Forum for Science, Industry and Business

Sponsored by:     3M 
Search our Site:

 

UGA researchers identify key enzyme that regulates the early growth of breast cancer cells

19.11.2010
New University of Georgia research, published this week in the early online edition of the journal Proceedings of the National Academy of Sciences, has found that blocking the action of an enzyme called GnT-V significantly delays the onset and spread of tumors in mice with cancer very similar to many cases of human breast cancer.

When the GnT-V enzyme activity in the cells was increased in mammary gland cells, they increased proliferation and began to take on many characteristics of cancer cells. Using a mouse model of human breast cancer, tumors appeared when the enzyme was deleted, but onset was delayed an average of 10 weeks in the mice.

"In human terms," said Michael Pierce, director of the UGA Cancer Center and study co-author, "the corresponding delay would be many months and maybe years. You basically are slowing everything down and keeping the cancer from forming and progressing very early." Slowing the pace of the cancer could eliminate its spread to other organs, keeping it localized where it could be treated successfully, Pierce explained.

The researchers, lead by Hua-Bei Guo, assistant research scientist in the department of biochemistry and molecular biology in the Franklin College of Arts and Sciences, stimulated breast cancer formation in mouse mammary glands by over-expressing a her-2 protein that is a growth receptor on the cell surface. The researchers note that over-expression of her-2 is associated with 25 to 30 percent of human breast cancers.

The GnT-V enzyme makes glycans, which are sugars on the cell surface that change in defined ways when the cell becomes cancerous. Glycans are released from the cell as glycoproteins, making them a promising early-detection marker in blood. The researchers studied a glycan made by GnT-V that appears when normal breast cells become cancerous. The GnT-V glycan product is found on her-2 and other receptors and acts to regulate the number of cancer stem cells in the tissue. The number of these cancer stem cells determines how rapidly the cancer will form and develop.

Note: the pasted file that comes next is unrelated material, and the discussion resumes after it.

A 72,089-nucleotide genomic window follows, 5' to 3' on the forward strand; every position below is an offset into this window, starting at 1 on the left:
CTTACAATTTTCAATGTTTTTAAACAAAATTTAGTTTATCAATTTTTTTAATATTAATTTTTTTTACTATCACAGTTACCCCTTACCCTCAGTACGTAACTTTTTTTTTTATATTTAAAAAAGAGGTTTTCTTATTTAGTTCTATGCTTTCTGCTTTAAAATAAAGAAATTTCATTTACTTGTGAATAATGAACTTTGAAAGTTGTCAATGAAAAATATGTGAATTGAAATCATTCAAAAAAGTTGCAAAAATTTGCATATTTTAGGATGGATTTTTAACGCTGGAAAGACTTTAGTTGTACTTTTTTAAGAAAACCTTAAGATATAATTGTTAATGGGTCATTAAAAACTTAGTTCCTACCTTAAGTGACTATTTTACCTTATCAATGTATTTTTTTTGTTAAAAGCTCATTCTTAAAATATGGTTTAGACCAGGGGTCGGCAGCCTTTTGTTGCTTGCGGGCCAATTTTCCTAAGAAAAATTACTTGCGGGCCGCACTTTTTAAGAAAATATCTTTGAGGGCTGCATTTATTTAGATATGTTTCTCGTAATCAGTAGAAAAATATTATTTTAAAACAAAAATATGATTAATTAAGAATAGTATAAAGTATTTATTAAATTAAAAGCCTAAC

"Glycans often are ignored by scientists, because they're very complicated and present unusual problems to identify and understand," said Pierce. "This study is an example of how particular glycans that are present on various cell receptors can actually modulate the onset of tumor formation. That may give us new drug targets and new ways to kill the cancer cells specifically."

The finding of Guo and the research team at UGA's Complex Carbohydrate Research Center that the elimination of a glycan-synthesizing enzyme significantly reduced the population of breast cancer stem cells is unprecedented, they note.

"That population of cells appears to drive breast tumor formation in many cases," said Pierce, who also is UGA's Mudter Professor in Cancer Research, "and our research suggests that glycans may be potential targets to kill them selectively."

Pierce likened the cancerous stem cells to the queen of an ant colony. "You can try to get rid of the anthill, but it will just come back if you don't kill the queen," Pierce said. "If we can target those cancer stem cells for elimination, that would be the most effective treatment."

The research was supported by the National Institutes of Health. For more information on the UGA Cancer Center, see www.uga.edu/cancercenter/.

Michael Pierce | EurekAlert!
Further information:
http://www.uga.edu
http://www.uga.edu/cancercenter/

More articles from Life Sciences:

nachricht Researchers develop eco-friendly, 4-in-1 catalyst
25.04.2017 | Brown University

nachricht Transfecting cells gently – the LZH presents a GNOME prototype at the Labvolution 2017
25.04.2017 | Laser Zentrum Hannover e.V.